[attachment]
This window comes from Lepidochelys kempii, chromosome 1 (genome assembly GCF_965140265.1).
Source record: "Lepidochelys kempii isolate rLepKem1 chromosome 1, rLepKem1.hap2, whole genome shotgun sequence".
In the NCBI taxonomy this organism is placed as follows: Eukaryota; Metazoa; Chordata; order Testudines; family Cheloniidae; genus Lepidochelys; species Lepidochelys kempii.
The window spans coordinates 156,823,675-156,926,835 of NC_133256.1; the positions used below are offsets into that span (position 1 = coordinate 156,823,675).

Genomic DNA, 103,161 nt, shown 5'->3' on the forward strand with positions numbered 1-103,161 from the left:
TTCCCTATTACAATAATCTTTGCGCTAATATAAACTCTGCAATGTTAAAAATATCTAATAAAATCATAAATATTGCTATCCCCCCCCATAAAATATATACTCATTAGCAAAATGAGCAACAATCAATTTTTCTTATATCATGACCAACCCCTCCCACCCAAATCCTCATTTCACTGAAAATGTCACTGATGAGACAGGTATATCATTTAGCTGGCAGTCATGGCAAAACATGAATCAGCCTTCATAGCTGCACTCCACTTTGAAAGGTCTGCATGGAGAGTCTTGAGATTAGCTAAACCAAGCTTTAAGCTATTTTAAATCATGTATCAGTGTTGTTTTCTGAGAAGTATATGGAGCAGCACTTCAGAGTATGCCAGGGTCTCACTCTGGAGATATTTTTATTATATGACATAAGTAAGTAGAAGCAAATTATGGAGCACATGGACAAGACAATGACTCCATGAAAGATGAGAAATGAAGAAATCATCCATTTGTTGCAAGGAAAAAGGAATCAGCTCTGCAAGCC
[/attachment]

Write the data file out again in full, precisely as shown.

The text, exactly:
This window comes from Lepidochelys kempii, chromosome 1 (genome assembly GCF_965140265.1).
Source record: "Lepidochelys kempii isolate rLepKem1 chromosome 1, rLepKem1.hap2, whole genome shotgun sequence".
In the NCBI taxonomy this organism is placed as follows: Eukaryota; Metazoa; Chordata; order Testudines; family Cheloniidae; genus Lepidochelys; species Lepidochelys kempii.
The window spans coordinates 156,823,675-156,926,835 of NC_133256.1; the positions used below are offsets into that span (position 1 = coordinate 156,823,675).

Genomic DNA, 103,161 nt, shown 5'->3' on the forward strand with positions numbered 1-103,161 from the left:
TTCCCTATTACAATAATCTTTGCGCTAATATAAACTCTGCAATGTTAAAAATATCTAATAAAATCATAAATATTGCTATCCCCCCCCATAAAATATATACTCATTAGCAAAATGAGCAACAATCAATTTTTCTTATATCATGACCAACCCCTCCCACCCAAATCCTCATTTCACTGAAAATGTCACTGATGAGACAGGTATATCATTTAGCTGGCAGTCATGGCAAAACATGAATCAGCCTTCATAGCTGCACTCCACTTTGAAAGGTCTGCATGGAGAGTCTTGAGATTAGCTAAACCAAGCTTTAAGCTATTTTAAATCATGTATCAGTGTTGTTTTCTGAGAAGTATATGGAGCAGCACTTCAGAGTATGCCAGGGTCTCACTCTGGAGATATTTTTATTATATGACATAAGTAAGTAGAAGCAAATTATGGAGCACATGGACAAGACAATGACTCCATGAAAGATGAGAAATGAAGAAATCATCCATTTGTTGCAAGGAAAAAGGAATCAGCTCTGCAAGCC